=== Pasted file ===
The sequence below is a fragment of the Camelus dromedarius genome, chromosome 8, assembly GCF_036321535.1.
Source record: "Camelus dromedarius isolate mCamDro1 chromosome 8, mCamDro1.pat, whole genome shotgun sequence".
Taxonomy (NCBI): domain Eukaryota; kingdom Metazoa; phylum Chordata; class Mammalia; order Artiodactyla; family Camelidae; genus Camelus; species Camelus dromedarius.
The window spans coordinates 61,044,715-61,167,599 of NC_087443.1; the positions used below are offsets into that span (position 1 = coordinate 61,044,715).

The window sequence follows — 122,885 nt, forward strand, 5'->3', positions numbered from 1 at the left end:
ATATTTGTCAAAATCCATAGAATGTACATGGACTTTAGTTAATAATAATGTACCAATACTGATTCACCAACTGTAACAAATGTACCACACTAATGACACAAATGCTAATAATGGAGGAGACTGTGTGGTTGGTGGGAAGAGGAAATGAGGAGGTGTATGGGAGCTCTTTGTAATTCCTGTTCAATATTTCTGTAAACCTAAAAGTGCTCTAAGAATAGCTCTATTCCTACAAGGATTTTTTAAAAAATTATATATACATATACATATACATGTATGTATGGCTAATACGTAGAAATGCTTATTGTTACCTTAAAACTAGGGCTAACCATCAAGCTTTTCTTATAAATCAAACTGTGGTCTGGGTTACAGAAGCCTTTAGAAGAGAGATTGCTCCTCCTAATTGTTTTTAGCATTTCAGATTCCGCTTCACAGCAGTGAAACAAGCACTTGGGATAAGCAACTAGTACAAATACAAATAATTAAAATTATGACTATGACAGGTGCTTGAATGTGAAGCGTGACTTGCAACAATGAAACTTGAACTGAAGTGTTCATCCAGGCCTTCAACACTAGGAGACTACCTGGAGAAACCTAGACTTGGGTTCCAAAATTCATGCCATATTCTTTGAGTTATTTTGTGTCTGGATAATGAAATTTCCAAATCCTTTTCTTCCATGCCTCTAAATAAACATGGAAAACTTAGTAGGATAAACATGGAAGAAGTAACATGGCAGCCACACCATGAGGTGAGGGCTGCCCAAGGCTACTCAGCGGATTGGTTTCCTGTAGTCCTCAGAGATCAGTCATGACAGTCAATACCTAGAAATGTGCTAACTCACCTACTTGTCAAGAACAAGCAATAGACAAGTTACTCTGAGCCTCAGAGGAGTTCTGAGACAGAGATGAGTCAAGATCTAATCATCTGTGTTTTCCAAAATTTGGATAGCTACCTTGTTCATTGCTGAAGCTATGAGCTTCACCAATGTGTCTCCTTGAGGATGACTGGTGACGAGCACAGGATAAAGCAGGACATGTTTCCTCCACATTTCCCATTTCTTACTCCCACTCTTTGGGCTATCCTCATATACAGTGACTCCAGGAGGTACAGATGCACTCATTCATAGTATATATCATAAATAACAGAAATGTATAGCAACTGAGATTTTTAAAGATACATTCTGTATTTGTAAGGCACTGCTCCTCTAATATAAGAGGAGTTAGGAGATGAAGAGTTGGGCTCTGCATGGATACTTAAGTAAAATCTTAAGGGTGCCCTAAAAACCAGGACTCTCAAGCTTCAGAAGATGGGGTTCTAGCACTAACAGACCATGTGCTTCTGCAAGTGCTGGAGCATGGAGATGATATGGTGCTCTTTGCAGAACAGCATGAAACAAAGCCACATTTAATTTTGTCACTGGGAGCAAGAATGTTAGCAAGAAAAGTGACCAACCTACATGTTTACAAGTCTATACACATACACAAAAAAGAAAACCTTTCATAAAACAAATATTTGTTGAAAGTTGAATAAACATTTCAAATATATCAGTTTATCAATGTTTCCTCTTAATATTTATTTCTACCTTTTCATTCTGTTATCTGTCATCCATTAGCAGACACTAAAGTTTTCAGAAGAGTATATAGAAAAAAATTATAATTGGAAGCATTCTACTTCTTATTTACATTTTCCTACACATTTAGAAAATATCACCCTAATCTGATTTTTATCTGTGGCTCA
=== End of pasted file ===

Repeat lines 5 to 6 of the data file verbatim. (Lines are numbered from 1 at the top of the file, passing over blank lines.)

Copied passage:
The window sequence follows — 122,885 nt, forward strand, 5'->3', positions numbered from 1 at the left end:
ATATTTGTCAAAATCCATAGAATGTACATGGACTTTAGTTAATAATAATGTACCAATACTGATTCACCAACTGTAACAAATGTACCACACTAATGACACAAATGCTAATAATGGAGGAGACTGTGTGGTTGGTGGGAAGAGGAAATGAGGAGGTGTATGGGAGCTCTTTGTAATTCCTGTTCAATATTTCTGTAAACCTAAAAGTGCTCTAAGAATAGCTCTATTCCTACAAGGATTTTTTAAAAAATTATATATACATATACATATACATGTATGTATGGCTAATACGTAGAAATGCTTATTGTTACCTTAAAACTAGGGCTAACCATCAAGCTTTTCTTATAAATCAAACTGTGGTCTGGGTTACAGAAGCCTTTAGAAGAGAGATTGCTCCTCCTAATTGTTTTTAGCATTTCAGATTCCGCTTCACAGCAGTGAAACAAGCACTTGGGATAAGCAACTAGTACAAATACAAATAATTAAAATTATGACTATGACAGGTGCTTGAATGTGAAGCGTGACTTGCAACAATGAAACTTGAACTGAAGTGTTCATCCAGGCCTTCAACACTAGGAGACTACCTGGAGAAACCTAGACTTGGGTTCCAAAATTCATGCCATATTCTTTGAGTTATTTTGTGTCTGGATAATGAAATTTCCAAATCCTTTTCTTCCATGCCTCTAAATAAACATGGAAAACTTAGTAGGATAAACATGGAAGAAGTAACATGGCAGCCACACCATGAGGTGAGGGCTGCCCAAGGCTACTCAGCGGATTGGTTTCCTGTAGTCCTCAGAGATCAGTCATGACAGTCAATACCTAGAAATGTGCTAACTCACCTACTTGTCAAGAACAAGCAATAGACAAGTTACTCTGAGCCTCAGAGGAGTTCTGAGACAGAGATGAGTCAAGATCTAATCATCTGTGTTTTCCAAAATTTGGATAGCTACCTTGTTCATTGCTGAAGCTATGAGCTTCACCAATGTGTCTCCTTGAGGATGACTGGTGACGAGCACAGGATAAAGCAGGACATGTTTCCTCCACATTTCCCATTTCTTACTCCCACTCTTTGGGCTATCCTCATATACAGTGACTCCAGGAGGTACAGATGCACTCATTCATAGTATATATCATAAATAACAGAAATGTATAGCAACTGAGATTTTTAAAGATACATTCTGTATTTGTAAGGCACTGCTCCTCTAATATAAGAGGAGTTAGGAGATGAAGAGTTGGGCTCTGCATGGATACTTAAGTAAAATCTTAAGGGTGCCCTAAAAACCAGGACTCTCAAGCTTCAGAAGATGGGGTTCTAGCACTAACAGACCATGTGCTTCTGCAAGTGCTGGAGCATGGAGATGATATGGTGCTCTTTGCAGAACAGCATGAAACAAAGCCACATTTAATTTTGTCACTGGGAGCAAGAATGTTAGCAAGAAAAGTGACCAACCTACATGTTTACAAGTCTATACACATACACAAAAAAGAAAACCTTTCATAAAACAAATATTTGTTGAAAGTTGAATAAACATTTCAAATATATCAGTTTATCAATGTTTCCTCTTAATATTTATTTCTACCTTTTCATTCTGTTATCTGTCATCCATTAGCAGACACTAAAGTTTTCAGAAGAGTATATAGAAAAAAATTATAATTGGAAGCATTCTACTTCTTATTTACATTTTCCTACACATTTAGAAAATATCACCCTAATCTGATTTTTATCTGTGGCTCA